Can I go onto my neighbor’s property in order to paint fence?

UPDATED: Sep 30, 2022

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Can I go onto my neighbor’s property in order to paint fence?

My neighbors moved in about 12-13 years ago. Immediately they asked us to
replace the fence that separates our property. They refused to help with the
labor or cost, so my family and friends worked together to put the fence up
on our side of the property line. We stained the fence without incident but,
since then, one neighbor has begun harassing my family. Now the fence
needs stained or painted again and I want to cover my basis to prevent
further harassment.

So, basically, am I allowed to go onto my neighbor’s property for a short
amount of time in order to paint my fence?

Asked on April 4, 2017 under Real Estate Law, West Virginia


SJZ, Member, New York Bar / FreeAdvice Contributing Attorney

Answered 5 years ago | Contributor

No, you can't do this. The law does not let you trespass onto a neighbor's property for your own benefit--e.g. to paint a fence, or to make other renovations--even for a short period, without their consent. So either you need the neighbor to let you do this, or you need to do it in some way without going onto their land (such as by leaning over the fence from your side, with long-handled brushes or rollers).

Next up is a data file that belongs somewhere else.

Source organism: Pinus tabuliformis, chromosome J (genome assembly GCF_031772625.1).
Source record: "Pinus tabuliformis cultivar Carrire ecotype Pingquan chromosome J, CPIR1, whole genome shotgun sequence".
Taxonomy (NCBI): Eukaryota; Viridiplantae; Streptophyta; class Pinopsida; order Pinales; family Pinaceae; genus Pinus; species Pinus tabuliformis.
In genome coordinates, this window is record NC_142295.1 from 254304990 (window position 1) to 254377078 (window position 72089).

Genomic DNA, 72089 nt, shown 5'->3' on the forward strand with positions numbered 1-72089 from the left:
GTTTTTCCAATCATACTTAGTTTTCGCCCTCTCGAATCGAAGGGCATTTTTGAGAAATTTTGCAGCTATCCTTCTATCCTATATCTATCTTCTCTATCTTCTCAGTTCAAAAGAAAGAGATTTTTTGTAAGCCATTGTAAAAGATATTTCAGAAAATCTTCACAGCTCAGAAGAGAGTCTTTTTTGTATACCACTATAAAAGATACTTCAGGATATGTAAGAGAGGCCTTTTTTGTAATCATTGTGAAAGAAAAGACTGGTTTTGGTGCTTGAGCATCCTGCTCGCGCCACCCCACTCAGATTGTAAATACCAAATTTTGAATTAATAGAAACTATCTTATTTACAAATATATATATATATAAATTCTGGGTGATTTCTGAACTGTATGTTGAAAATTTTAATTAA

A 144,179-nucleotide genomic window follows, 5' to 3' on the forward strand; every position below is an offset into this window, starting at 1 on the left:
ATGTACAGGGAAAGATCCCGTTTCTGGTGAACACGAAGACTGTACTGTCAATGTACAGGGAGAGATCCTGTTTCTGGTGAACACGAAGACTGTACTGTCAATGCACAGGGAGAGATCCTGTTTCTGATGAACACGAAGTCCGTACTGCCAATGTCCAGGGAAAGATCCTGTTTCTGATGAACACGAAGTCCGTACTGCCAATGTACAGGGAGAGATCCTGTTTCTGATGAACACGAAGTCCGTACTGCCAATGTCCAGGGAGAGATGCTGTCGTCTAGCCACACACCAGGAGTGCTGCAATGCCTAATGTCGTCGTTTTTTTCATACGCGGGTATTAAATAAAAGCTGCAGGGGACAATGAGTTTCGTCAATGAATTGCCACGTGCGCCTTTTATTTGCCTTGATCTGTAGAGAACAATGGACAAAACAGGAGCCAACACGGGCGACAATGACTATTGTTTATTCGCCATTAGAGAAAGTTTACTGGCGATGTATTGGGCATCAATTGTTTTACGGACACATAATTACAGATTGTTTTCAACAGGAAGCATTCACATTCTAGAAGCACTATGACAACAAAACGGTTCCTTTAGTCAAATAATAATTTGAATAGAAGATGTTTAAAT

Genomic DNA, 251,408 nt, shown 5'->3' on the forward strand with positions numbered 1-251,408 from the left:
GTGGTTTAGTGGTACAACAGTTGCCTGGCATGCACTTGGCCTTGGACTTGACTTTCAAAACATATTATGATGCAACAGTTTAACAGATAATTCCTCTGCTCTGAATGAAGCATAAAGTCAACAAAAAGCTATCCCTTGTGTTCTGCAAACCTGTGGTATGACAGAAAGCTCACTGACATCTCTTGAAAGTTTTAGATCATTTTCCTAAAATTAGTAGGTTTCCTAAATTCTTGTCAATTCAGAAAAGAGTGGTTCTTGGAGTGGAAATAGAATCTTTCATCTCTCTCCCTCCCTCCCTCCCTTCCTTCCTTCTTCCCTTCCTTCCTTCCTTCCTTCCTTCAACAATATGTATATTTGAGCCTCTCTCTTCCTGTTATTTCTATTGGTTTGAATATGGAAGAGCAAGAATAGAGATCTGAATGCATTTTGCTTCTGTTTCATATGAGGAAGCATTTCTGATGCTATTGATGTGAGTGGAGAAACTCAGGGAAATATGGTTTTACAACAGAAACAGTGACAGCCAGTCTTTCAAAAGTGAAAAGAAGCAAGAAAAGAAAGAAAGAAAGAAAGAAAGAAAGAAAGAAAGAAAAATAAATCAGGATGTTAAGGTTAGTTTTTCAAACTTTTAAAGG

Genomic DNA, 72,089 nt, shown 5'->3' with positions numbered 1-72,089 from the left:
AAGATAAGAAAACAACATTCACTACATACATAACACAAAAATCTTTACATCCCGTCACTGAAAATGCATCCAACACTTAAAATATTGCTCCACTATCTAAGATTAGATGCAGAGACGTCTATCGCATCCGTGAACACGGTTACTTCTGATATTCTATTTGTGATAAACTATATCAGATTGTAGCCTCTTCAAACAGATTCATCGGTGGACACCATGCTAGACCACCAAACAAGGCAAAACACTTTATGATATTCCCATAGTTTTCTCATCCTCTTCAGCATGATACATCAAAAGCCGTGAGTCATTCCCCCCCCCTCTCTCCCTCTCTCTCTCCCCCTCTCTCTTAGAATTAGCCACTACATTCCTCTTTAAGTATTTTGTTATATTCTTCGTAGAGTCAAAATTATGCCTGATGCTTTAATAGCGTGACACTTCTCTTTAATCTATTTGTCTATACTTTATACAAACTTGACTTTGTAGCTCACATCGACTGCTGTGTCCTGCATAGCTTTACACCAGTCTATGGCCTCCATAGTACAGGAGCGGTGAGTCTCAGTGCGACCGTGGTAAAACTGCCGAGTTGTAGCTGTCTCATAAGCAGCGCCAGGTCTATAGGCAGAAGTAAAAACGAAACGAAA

IMPORTANT NOTICE: The Answer(s) provided above are for general information only. The attorney providing the answer was not serving as the attorney for the person submitting the question or in any attorney-client relationship with such person. Laws may vary from state to state, and sometimes change. Tiny variations in the facts, or a fact not set forth in a question, often can change a legal outcome or an attorney's conclusion. Although has verified the attorney was admitted to practice law in at least one jurisdiction, he or she may not be authorized to practice law in the jurisdiction referred to in the question, nor is he or she necessarily experienced in the area of the law involved. Unlike the information in the Answer(s) above, upon which you should NOT rely, for personal advice you can rely upon we suggest you retain an attorney to represent you.

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